If T1 recipes were meant to be easily universally available, why make them drops at all? They are one of the early reasons to engage in PvE, not to start bot-farming.

I'm not entirely sure how your getting targeted is meant to kill me, but my bot dropped its active target once every 5 seconds, because of a bug where sometimes it would not correctly lose targeting of a dead goblin until its body despawned about 30 sec later. This may cause me to sometimes have to take damage one extra time from a goblin, but was still survivable. The fact that this also makes it more difficult for other players to distract me for an extended period of time was an unintended side effect.

I was very much over-encumbered. I dropped all armor, weapons, implements, as well as some armor scraps, broken weapons and coins before I could move again.

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Thod wrote:
But that brings up something else that occured to me. Will the macro carry on once you get killed? Because you will spawn inside the next settlement and then start attacking Thornguards - and we know how that will turn out.

It will carry on. All it does is repeatedly send a few key strokes, with no feedback from the game, whatsoever, going into it. Since it doesn't actively target anyone, it would only attack Thornguards if attacked by them first, however, and if that were to ever happen, it won't matter much, anyway..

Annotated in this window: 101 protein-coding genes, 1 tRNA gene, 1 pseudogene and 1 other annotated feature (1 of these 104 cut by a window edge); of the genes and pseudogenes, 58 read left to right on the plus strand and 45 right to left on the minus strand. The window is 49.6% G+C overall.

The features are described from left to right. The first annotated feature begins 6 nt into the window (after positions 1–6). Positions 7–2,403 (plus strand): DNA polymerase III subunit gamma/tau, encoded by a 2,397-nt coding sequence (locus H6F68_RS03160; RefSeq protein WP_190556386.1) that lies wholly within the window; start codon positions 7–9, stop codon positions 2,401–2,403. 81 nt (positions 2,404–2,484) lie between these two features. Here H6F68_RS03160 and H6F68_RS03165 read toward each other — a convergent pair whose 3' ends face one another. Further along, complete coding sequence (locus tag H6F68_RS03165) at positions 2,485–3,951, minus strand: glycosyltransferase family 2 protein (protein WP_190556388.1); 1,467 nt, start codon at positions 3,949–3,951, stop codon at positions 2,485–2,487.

<kabal> Bunibuni wrote:
And what was your encumbrance like after you did your auto-farming, Kero? All that armor you picked up must have really added to your encumbrance.

Yes, waaaaaay over-encumbered. But the entire farming was done at range while standing still. In the end (after being either killed by the goblins after losing connection or after reconnecting and being killed by the goblins in the process) I was teleported to the shrine, where an alt e.g. could have just aproached to trade whatever I wanted to keep and trash the rest. Or even just trash all the relatively worthless armor, etc. and just keep as many of the recipes, coins and resources as possible to slowly slide to the bank.

<kabal> Bunibuni wrote:
If it floats your boat to do something like that and you somehow find enjoyment in not actually playing the game but automatically farm, that's fine for you. You get bored with all those low level recipes, sell them, I might buy them if you go to a town where I would look for them but you have to go to someplace to sell them. And just because you have gotten all that copper, what do you do with it if no one has bothered to go out into the world to gather stuff and then actually make stuff?